Photo: via Imaginary Feet
For the great majority of iOS users, the only way to find new iPhone apps is to see what Apple is featuring or rely on the App Store’s wonky “Genius” recommendation service.Crosswalk, a new website launching today, aims to solve this massive problem.
Crosswalk leverages iCloud’s new API to create an online profile filled with apps you own. From there, you can see what friends are downloading and get customised recommendations on apps you might like.
Compared to Apple’s Genius, Crosswalk is a huge step forward.
A New Kind Of Useful Social Network
Once you register for Crosswalk, you plug in your AppleID, Facebook account, and Twitter account. Crosswalk then cleverly yanks out all the apps you own, as well as your Facebook and Twitter friends.
Not just anyone can register for Crosswalk quite yet, but the company gave us 250 early invites to the service. (Click here to claim yours.)
All of a sudden, you’re immersed in a new kind of social network built around the apps you own. These days the apps that live on your iPhone home screen signify what your priorities are and what kind of person you are.
So Crosswalk is a social network, but more importantly, it’s an app discovery platform. It’s simple to see what apps your friends are downloading, get recommendations for apps you might like, and get involved in discussions about whether apps are worth a purchase or not.
App Discovery Is Very, Very Broken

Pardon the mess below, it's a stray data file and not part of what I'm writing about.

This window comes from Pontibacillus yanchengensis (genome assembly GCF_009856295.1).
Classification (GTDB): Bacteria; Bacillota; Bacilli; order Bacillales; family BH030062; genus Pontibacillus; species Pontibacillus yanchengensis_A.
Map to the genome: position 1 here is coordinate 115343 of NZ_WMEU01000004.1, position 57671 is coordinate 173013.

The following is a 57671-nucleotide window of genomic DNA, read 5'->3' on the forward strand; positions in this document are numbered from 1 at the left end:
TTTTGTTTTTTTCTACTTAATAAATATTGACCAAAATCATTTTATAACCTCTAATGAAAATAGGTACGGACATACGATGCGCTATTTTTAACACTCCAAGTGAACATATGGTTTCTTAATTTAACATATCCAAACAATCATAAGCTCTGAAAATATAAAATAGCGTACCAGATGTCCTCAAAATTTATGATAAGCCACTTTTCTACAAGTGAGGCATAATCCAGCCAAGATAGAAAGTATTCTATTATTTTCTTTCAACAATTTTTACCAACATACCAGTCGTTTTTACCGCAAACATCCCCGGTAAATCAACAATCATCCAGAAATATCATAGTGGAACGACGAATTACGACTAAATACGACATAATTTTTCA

Being an iPhone app developer can be really rough, according to Crosswalk founders Emil Anticevic, Patrick Jackson, and Thomas McLeod.
The three met at college in Washington D.C., and put their heads together to build some photography apps for iPhone. They founded Imaginary Feet, which has sold hundreds of thousands of mobile apps.
At one point, one of their apps reached 500,000 downloads in one day, but only because Apple decided to feature the app on the front page of the App Store.
After the hot lava cooled a bit and the app was no longer featured, the team only saw 50-100 downloads per day. They all immediately saw an underlying problem: app discovery is very broken. If Apple doesn’t feature you, you’re basically screwed.
The rest is all mob mentality—users bum-rush the Top Paid app lists and reinforce what’s already there (like Angry Birds, for example).
The Imaginary Feet team decided that instead of making more apps, they’d build the first platform for app discovery. Crosswalk was born.
Instead of browsing categories, top apps lists, and featured apps, you can check out which photography apps are used most by actual photographers. Now there’s a search that yields relevant results.
The Golden Egg Underneath Crosswalk
Anticevic already knows where the real gold in Crosswalk lies: data gleaned from users who sign up. When you sign up for Crosswalk, you agree to let the site see what apps you’re downloading, and when you’re downloading them.
This is information developers are dying to get their hands on.
As of right now, iOS developers can only view how many apps they’ve sold per day, and some general location statistics about where people purchased the apps. They can only check these numbers once per day, thanks to Apple’s enigmatic developer rulebook.
Crosswalk will enable developers to view who’s buying their app, when they did it, what other apps they’ve purchased, and tons more essential data nuggets and demographics.
Here’s where the money is, since the Crosswalk founders have no plans to stick ads on the site. And they’ve found some believers, too. Crosswalk has received initial funding from XOL, a group of ex-AOL angel investors in Washington D.C.
So Crosswalk will be the first CRM for iOS developers, the first place where app developers can gather valuable data about their customers. The Crosswalk developer platform launches “later this year,” as does the Crosswalk iPhone app.